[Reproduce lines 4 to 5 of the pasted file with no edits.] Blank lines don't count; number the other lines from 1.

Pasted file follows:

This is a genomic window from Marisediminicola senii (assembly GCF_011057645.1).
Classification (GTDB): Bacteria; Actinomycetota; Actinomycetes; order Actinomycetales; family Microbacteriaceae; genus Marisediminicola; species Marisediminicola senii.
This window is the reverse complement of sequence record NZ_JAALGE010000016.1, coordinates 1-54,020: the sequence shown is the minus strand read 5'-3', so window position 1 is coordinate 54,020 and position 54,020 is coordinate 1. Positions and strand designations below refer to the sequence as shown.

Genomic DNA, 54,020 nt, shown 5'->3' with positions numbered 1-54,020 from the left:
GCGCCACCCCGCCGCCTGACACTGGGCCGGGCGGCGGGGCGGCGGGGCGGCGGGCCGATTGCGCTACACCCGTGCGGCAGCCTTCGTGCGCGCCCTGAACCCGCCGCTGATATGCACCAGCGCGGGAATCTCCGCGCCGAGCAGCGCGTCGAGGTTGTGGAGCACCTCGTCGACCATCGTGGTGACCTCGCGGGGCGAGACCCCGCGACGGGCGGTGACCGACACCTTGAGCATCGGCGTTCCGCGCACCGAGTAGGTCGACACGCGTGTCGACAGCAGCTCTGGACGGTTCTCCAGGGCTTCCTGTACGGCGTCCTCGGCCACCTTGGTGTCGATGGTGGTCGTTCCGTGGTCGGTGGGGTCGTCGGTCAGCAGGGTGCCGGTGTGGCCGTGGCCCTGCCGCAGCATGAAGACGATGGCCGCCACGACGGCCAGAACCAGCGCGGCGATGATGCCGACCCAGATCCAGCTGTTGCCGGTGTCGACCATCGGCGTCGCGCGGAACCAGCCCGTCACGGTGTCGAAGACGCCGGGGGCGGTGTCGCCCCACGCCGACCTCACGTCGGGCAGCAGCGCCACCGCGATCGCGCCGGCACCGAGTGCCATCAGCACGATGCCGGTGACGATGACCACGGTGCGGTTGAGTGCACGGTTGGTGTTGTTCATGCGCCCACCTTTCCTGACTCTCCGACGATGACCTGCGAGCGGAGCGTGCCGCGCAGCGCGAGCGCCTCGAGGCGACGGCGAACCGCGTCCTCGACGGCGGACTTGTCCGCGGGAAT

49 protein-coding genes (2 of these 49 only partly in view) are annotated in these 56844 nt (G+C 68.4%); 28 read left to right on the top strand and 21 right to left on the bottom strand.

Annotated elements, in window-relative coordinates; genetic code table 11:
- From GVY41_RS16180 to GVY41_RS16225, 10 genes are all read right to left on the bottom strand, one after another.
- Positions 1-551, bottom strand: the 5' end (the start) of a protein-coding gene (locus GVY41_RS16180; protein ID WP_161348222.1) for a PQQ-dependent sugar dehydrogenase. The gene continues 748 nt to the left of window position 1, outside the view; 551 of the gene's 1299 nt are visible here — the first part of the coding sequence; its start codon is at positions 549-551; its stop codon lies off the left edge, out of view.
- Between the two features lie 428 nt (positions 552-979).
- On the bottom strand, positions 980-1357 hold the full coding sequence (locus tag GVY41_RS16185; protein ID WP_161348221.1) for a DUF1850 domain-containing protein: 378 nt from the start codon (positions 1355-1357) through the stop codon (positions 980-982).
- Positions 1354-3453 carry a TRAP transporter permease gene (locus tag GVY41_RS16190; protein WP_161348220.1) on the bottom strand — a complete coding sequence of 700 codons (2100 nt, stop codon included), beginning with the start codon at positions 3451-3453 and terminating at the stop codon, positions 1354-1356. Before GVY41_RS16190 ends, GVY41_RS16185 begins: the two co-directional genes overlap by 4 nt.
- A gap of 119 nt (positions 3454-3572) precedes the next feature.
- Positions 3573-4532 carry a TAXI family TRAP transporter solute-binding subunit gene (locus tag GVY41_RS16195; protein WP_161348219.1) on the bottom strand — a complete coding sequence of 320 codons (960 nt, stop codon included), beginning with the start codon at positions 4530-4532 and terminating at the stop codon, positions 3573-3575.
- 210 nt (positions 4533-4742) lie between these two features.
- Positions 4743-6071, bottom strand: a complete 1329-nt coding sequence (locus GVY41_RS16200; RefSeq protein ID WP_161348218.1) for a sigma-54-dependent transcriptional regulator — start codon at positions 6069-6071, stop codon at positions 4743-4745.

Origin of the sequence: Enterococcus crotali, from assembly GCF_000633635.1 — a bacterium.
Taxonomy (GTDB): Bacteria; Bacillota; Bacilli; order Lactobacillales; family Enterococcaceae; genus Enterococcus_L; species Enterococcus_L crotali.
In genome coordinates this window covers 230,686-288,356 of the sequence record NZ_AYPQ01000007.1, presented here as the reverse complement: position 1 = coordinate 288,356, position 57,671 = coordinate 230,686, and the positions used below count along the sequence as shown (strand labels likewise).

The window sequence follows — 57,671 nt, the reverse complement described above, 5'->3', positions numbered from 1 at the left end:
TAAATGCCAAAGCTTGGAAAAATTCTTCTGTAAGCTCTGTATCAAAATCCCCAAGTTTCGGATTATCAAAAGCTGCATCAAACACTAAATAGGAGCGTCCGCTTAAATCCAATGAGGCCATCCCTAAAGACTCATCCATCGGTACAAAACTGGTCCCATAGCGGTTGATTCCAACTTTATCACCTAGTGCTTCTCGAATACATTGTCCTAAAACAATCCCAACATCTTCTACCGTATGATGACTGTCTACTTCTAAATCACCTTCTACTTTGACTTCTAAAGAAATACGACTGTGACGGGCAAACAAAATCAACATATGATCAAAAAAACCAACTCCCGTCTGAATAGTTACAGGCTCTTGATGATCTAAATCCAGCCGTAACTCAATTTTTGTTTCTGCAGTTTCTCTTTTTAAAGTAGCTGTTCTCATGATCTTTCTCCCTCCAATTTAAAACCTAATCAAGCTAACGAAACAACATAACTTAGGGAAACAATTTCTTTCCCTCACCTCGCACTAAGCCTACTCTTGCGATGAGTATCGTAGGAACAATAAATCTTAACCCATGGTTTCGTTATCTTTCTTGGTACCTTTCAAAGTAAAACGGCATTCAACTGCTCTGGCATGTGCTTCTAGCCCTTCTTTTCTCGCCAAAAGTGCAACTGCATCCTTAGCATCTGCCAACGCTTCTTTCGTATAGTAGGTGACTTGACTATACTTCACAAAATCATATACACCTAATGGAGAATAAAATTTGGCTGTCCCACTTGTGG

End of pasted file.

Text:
Genomic DNA, 54,020 nt, shown 5'->3' with positions numbered 1-54,020 from the left:
GCGCCACCCCGCCGCCTGACACTGGGCCGGGCGGCGGGGCGGCGGGGCGGCGGGCCGATTGCGCTACACCCGTGCGGCAGCCTTCGTGCGCGCCCTGAACCCGCCGCTGATATGCACCAGCGCGGGAATCTCCGCGCCGAGCAGCGCGTCGAGGTTGTGGAGCACCTCGTCGACCATCGTGGTGACCTCGCGGGGCGAGACCCCGCGACGGGCGGTGACCGACACCTTGAGCATCGGCGTTCCGCGCACCGAGTAGGTCGACACGCGTGTCGACAGCAGCTCTGGACGGTTCTCCAGGGCTTCCTGTACGGCGTCCTCGGCCACCTTGGTGTCGATGGTGGTCGTTCCGTGGTCGGTGGGGTCGTCGGTCAGCAGGGTGCCGGTGTGGCCGTGGCCCTGCCGCAGCATGAAGACGATGGCCGCCACGACGGCCAGAACCAGCGCGGCGATGATGCCGACCCAGATCCAGCTGTTGCCGGTGTCGACCATCGGCGTCGCGCGGAACCAGCCCGTCACGGTGTCGAAGACGCCGGGGGCGGTGTCGCCCCACGCCGACCTCACGTCGGGCAGCAGCGCCACCGCGATCGCGCCGGCACCGAGTGCCATCAGCACGATGCCGGTGACGATGACCACGGTGCGGTTGAGTGCACGGTTGGTGTTGTTCATGCGCCCACCTTTCCTGACTCTCCGACGATGACCTGCGAGCGGAGCGTGCCGCGCAGCGCGAGCGCCTCGAGGCGACGGCGAACCGCGTCCTCGACGGCGGACTTGTCCGCGGGAAT